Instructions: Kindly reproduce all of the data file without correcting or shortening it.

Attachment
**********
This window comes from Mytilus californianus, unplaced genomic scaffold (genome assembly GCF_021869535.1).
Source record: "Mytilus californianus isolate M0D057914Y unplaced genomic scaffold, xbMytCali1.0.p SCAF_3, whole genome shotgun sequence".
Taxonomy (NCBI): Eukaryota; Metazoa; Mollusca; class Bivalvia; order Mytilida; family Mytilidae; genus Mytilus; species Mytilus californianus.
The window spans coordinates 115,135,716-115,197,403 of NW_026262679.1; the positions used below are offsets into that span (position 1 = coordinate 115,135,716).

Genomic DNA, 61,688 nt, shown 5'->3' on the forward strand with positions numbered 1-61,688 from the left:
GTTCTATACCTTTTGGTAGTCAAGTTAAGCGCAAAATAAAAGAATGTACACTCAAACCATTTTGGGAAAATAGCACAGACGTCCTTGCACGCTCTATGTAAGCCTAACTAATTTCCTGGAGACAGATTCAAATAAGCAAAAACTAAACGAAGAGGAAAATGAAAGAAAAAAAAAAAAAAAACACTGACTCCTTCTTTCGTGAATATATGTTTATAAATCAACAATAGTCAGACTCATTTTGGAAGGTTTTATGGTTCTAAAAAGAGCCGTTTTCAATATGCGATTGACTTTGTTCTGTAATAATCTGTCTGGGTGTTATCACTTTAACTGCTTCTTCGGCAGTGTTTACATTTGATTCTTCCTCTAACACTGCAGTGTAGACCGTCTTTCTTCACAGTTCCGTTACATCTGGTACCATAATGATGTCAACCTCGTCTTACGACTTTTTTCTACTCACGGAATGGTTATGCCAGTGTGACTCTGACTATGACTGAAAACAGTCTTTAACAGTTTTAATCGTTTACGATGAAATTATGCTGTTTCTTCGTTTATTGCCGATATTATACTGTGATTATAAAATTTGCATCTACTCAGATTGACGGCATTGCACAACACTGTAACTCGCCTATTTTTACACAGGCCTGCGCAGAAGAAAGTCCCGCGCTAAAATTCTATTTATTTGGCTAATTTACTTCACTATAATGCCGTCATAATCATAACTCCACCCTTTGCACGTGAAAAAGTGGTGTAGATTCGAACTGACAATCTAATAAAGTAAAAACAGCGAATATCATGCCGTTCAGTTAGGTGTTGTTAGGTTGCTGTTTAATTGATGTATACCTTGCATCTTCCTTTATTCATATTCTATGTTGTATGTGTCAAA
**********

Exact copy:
This window comes from Mytilus californianus, unplaced genomic scaffold (genome assembly GCF_021869535.1).
Source record: "Mytilus californianus isolate M0D057914Y unplaced genomic scaffold, xbMytCali1.0.p SCAF_3, whole genome shotgun sequence".
Taxonomy (NCBI): Eukaryota; Metazoa; Mollusca; class Bivalvia; order Mytilida; family Mytilidae; genus Mytilus; species Mytilus californianus.
The window spans coordinates 115,135,716-115,197,403 of NW_026262679.1; the positions used below are offsets into that span (position 1 = coordinate 115,135,716).

Genomic DNA, 61,688 nt, shown 5'->3' on the forward strand with positions numbered 1-61,688 from the left:
GTTCTATACCTTTTGGTAGTCAAGTTAAGCGCAAAATAAAAGAATGTACACTCAAACCATTTTGGGAAAATAGCACAGACGTCCTTGCACGCTCTATGTAAGCCTAACTAATTTCCTGGAGACAGATTCAAATAAGCAAAAACTAAACGAAGAGGAAAATGAAAGAAAAAAAAAAAAAAAACACTGACTCCTTCTTTCGTGAATATATGTTTATAAATCAACAATAGTCAGACTCATTTTGGAAGGTTTTATGGTTCTAAAAAGAGCCGTTTTCAATATGCGATTGACTTTGTTCTGTAATAATCTGTCTGGGTGTTATCACTTTAACTGCTTCTTCGGCAGTGTTTACATTTGATTCTTCCTCTAACACTGCAGTGTAGACCGTCTTTCTTCACAGTTCCGTTACATCTGGTACCATAATGATGTCAACCTCGTCTTACGACTTTTTTCTACTCACGGAATGGTTATGCCAGTGTGACTCTGACTATGACTGAAAACAGTCTTTAACAGTTTTAATCGTTTACGATGAAATTATGCTGTTTCTTCGTTTATTGCCGATATTATACTGTGATTATAAAATTTGCATCTACTCAGATTGACGGCATTGCACAACACTGTAACTCGCCTATTTTTACACAGGCCTGCGCAGAAGAAAGTCCCGCGCTAAAATTCTATTTATTTGGCTAATTTACTTCACTATAATGCCGTCATAATCATAACTCCACCCTTTGCACGTGAAAAAGTGGTGTAGATTCGAACTGACAATCTAATAAAGTAAAAACAGCGAATATCATGCCGTTCAGTTAGGTGTTGTTAGGTTGCTGTTTAATTGATGTATACCTTGCATCTTCCTTTATTCATATTCTATGTTGTATGTGTCAAA